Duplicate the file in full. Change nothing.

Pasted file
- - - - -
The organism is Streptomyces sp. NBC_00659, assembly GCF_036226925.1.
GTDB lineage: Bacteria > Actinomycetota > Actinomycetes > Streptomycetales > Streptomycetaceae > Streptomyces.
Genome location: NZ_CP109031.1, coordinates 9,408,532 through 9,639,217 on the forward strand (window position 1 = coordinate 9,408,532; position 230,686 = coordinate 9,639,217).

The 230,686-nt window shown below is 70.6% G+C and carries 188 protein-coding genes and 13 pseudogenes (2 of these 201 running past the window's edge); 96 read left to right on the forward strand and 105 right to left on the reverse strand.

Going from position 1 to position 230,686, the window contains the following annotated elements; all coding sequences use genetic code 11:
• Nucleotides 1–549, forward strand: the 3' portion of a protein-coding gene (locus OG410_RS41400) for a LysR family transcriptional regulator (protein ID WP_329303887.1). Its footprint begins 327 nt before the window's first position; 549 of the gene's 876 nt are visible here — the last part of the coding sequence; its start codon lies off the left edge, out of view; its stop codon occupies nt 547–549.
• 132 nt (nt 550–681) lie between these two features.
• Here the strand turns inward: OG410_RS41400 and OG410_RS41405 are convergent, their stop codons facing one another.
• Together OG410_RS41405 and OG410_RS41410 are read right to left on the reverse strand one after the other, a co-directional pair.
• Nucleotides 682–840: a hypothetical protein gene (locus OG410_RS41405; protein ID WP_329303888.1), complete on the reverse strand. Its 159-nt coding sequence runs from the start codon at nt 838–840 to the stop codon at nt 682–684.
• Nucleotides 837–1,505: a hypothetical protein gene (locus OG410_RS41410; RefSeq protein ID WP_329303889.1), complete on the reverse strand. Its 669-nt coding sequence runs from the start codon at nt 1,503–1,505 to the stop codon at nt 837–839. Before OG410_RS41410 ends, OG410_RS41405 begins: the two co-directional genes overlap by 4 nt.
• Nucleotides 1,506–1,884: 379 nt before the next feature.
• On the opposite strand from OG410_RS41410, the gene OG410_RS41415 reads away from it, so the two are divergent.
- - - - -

The organism is Streptomyces sp. NBC_00659, assembly GCF_036226925.1.
GTDB lineage: Bacteria > Actinomycetota > Actinomycetes > Streptomycetales > Streptomycetaceae > Streptomyces.
Genome location: NZ_CP109031.1, coordinates 9,408,532 through 9,639,217 on the forward strand (window position 1 = coordinate 9,408,532; position 230,686 = coordinate 9,639,217).

The 230,686-nt window shown below is 70.6% G+C and carries 188 protein-coding genes and 13 pseudogenes (2 of these 201 running past the window's edge); 96 read left to right on the forward strand and 105 right to left on the reverse strand.

Going from position 1 to position 230,686, the window contains the following annotated elements; all coding sequences use genetic code 11:
• Nucleotides 1–549, forward strand: the 3' portion of a protein-coding gene (locus OG410_RS41400) for a LysR family transcriptional regulator (protein ID WP_329303887.1). Its footprint begins 327 nt before the window's first position; 549 of the gene's 876 nt are visible here — the last part of the coding sequence; its start codon lies off the left edge, out of view; its stop codon occupies nt 547–549.
• 132 nt (nt 550–681) lie between these two features.
• Here the strand turns inward: OG410_RS41400 and OG410_RS41405 are convergent, their stop codons facing one another.
• Together OG410_RS41405 and OG410_RS41410 are read right to left on the reverse strand one after the other, a co-directional pair.
• Nucleotides 682–840: a hypothetical protein gene (locus OG410_RS41405; protein ID WP_329303888.1), complete on the reverse strand. Its 159-nt coding sequence runs from the start codon at nt 838–840 to the stop codon at nt 682–684.
• Nucleotides 837–1,505: a hypothetical protein gene (locus OG410_RS41410; RefSeq protein ID WP_329303889.1), complete on the reverse strand. Its 669-nt coding sequence runs from the start codon at nt 1,503–1,505 to the stop codon at nt 837–839. Before OG410_RS41410 ends, OG410_RS41405 begins: the two co-directional genes overlap by 4 nt.
• Nucleotides 1,506–1,884: 379 nt before the next feature.
• On the opposite strand from OG410_RS41410, the gene OG410_RS41415 reads away from it, so the two are divergent.